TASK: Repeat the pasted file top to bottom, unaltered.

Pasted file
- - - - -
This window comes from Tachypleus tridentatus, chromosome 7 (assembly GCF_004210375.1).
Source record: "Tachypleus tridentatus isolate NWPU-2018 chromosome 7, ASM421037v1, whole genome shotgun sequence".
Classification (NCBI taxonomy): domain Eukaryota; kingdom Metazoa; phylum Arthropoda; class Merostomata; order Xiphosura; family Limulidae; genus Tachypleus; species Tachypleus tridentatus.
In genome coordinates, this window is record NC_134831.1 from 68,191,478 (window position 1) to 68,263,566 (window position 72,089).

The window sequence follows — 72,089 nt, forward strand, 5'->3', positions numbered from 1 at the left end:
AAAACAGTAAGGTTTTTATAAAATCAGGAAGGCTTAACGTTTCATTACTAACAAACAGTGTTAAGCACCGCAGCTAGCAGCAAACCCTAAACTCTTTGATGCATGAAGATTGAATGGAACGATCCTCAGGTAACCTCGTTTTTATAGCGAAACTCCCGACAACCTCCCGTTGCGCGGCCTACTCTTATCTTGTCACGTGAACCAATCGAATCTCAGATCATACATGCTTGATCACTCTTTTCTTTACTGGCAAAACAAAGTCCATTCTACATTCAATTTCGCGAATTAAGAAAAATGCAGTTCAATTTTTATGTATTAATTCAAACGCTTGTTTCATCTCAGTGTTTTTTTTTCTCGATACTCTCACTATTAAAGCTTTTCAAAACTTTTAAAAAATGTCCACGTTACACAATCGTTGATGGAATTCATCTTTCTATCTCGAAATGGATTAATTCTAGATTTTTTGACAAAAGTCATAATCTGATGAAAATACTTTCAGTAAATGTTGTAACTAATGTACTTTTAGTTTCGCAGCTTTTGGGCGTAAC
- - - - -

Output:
This window comes from Tachypleus tridentatus, chromosome 7 (assembly GCF_004210375.1).
Source record: "Tachypleus tridentatus isolate NWPU-2018 chromosome 7, ASM421037v1, whole genome shotgun sequence".
Classification (NCBI taxonomy): domain Eukaryota; kingdom Metazoa; phylum Arthropoda; class Merostomata; order Xiphosura; family Limulidae; genus Tachypleus; species Tachypleus tridentatus.
In genome coordinates, this window is record NC_134831.1 from 68,191,478 (window position 1) to 68,263,566 (window position 72,089).

The window sequence follows — 72,089 nt, forward strand, 5'->3', positions numbered from 1 at the left end:
AAAACAGTAAGGTTTTTATAAAATCAGGAAGGCTTAACGTTTCATTACTAACAAACAGTGTTAAGCACCGCAGCTAGCAGCAAACCCTAAACTCTTTGATGCATGAAGATTGAATGGAACGATCCTCAGGTAACCTCGTTTTTATAGCGAAACTCCCGACAACCTCCCGTTGCGCGGCCTACTCTTATCTTGTCACGTGAACCAATCGAATCTCAGATCATACATGCTTGATCACTCTTTTCTTTACTGGCAAAACAAAGTCCATTCTACATTCAATTTCGCGAATTAAGAAAAATGCAGTTCAATTTTTATGTATTAATTCAAACGCTTGTTTCATCTCAGTGTTTTTTTTTCTCGATACTCTCACTATTAAAGCTTTTCAAAACTTTTAAAAAATGTCCACGTTACACAATCGTTGATGGAATTCATCTTTCTATCTCGAAATGGATTAATTCTAGATTTTTTGACAAAAGTCATAATCTGATGAAAATACTTTCAGTAAATGTTGTAACTAATGTACTTTTAGTTTCGCAGCTTTTGGGCGTAAC